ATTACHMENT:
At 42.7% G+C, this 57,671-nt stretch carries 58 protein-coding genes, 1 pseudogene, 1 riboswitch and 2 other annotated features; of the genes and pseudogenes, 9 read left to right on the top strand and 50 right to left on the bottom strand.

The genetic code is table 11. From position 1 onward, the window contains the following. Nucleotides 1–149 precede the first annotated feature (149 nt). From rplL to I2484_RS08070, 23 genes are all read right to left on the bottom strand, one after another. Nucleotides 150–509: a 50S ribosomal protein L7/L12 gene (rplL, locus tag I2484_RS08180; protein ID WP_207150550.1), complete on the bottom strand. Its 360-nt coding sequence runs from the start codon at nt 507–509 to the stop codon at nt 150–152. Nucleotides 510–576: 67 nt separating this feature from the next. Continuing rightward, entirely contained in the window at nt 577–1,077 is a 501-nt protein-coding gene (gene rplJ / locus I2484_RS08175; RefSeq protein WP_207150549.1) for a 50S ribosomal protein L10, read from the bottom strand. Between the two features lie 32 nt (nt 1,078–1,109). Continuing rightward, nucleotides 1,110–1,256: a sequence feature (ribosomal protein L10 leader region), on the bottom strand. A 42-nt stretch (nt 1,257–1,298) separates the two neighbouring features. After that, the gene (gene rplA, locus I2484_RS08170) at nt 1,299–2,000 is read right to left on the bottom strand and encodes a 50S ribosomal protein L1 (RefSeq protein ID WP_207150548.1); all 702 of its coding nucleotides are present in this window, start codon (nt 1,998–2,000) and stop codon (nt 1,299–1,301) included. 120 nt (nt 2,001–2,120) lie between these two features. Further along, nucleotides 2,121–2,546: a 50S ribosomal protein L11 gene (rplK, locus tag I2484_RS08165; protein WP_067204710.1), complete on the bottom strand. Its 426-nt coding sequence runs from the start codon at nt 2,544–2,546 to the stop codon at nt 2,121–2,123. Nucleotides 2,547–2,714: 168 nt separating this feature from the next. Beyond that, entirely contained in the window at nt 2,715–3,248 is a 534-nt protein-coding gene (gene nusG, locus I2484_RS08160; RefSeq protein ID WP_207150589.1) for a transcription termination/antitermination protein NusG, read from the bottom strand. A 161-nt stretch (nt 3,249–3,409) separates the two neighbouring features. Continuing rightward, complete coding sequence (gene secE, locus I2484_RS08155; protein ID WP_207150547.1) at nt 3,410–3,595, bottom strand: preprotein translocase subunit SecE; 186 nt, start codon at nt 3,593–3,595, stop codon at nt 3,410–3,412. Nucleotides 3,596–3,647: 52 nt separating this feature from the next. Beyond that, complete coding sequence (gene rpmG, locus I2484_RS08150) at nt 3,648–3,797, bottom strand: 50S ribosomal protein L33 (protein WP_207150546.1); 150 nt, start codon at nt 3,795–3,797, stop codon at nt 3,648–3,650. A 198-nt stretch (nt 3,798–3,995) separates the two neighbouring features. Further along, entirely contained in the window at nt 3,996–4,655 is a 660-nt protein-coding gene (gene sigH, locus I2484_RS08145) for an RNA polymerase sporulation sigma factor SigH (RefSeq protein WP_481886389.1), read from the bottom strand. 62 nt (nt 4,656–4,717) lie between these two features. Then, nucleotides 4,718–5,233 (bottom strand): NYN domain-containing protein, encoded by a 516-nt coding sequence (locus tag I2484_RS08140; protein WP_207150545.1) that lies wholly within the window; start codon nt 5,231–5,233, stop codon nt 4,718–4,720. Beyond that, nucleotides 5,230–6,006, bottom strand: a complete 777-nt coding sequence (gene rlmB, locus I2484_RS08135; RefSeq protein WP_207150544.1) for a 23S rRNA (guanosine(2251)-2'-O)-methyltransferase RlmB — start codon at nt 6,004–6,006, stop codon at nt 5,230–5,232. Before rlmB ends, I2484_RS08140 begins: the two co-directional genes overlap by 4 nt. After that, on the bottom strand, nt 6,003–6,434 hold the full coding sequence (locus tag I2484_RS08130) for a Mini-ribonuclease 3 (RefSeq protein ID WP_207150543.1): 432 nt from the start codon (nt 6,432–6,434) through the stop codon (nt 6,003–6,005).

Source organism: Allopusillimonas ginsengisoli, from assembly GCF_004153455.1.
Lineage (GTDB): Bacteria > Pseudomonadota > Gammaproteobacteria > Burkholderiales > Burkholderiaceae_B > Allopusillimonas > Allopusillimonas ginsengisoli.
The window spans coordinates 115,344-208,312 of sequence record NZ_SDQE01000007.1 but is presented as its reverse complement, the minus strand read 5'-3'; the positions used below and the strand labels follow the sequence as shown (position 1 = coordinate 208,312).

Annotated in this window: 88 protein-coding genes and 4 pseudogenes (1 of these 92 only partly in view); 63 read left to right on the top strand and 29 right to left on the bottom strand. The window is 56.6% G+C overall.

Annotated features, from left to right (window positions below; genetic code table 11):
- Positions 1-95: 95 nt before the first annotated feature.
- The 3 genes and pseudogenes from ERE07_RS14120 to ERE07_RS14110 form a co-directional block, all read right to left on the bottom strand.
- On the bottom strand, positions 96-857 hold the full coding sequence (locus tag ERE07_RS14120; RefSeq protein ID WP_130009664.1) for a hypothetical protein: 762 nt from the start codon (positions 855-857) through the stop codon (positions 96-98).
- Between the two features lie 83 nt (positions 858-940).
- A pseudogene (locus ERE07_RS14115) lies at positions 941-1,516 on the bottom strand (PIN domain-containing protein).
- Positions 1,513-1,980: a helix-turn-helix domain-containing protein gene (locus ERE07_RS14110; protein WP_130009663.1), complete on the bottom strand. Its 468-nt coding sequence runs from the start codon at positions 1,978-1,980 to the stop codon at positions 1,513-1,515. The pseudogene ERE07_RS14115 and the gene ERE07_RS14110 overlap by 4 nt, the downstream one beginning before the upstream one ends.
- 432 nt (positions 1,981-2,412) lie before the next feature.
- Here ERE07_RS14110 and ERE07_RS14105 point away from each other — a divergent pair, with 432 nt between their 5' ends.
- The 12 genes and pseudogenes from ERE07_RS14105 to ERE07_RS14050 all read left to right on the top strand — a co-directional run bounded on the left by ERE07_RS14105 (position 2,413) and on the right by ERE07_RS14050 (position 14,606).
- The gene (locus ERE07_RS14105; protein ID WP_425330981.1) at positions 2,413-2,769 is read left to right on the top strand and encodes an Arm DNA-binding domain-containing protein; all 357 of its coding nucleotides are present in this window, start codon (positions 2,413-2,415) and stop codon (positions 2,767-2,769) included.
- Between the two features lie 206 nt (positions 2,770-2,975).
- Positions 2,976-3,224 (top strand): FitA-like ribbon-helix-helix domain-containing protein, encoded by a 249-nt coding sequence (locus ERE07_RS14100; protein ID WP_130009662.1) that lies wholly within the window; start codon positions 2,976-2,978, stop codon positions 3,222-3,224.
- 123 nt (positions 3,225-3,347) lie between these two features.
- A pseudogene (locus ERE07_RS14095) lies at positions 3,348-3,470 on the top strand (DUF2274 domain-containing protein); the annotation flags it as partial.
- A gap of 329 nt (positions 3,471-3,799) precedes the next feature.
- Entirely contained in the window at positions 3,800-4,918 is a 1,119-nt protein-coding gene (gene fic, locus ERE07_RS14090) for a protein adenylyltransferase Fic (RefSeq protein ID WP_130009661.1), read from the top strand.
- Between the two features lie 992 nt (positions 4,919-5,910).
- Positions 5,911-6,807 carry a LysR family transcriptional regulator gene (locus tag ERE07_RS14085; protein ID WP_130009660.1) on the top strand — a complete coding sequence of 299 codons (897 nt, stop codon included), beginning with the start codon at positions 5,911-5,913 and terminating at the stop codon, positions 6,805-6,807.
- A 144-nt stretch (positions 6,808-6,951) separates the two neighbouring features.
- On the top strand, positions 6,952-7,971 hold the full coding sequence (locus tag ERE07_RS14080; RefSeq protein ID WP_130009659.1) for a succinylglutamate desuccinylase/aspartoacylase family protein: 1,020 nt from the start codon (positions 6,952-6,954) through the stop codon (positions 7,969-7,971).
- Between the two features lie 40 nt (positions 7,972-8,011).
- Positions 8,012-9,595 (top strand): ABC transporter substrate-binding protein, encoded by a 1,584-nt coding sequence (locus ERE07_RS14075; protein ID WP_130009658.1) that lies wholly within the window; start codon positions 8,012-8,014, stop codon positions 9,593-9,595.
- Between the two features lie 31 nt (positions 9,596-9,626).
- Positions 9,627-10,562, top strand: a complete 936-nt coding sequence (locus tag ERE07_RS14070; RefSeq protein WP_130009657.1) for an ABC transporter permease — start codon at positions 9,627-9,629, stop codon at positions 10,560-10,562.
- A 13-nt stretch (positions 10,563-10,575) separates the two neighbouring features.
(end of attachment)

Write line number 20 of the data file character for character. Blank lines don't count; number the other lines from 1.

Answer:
- 123 nt (positions 3,225-3,347) lie between these two features.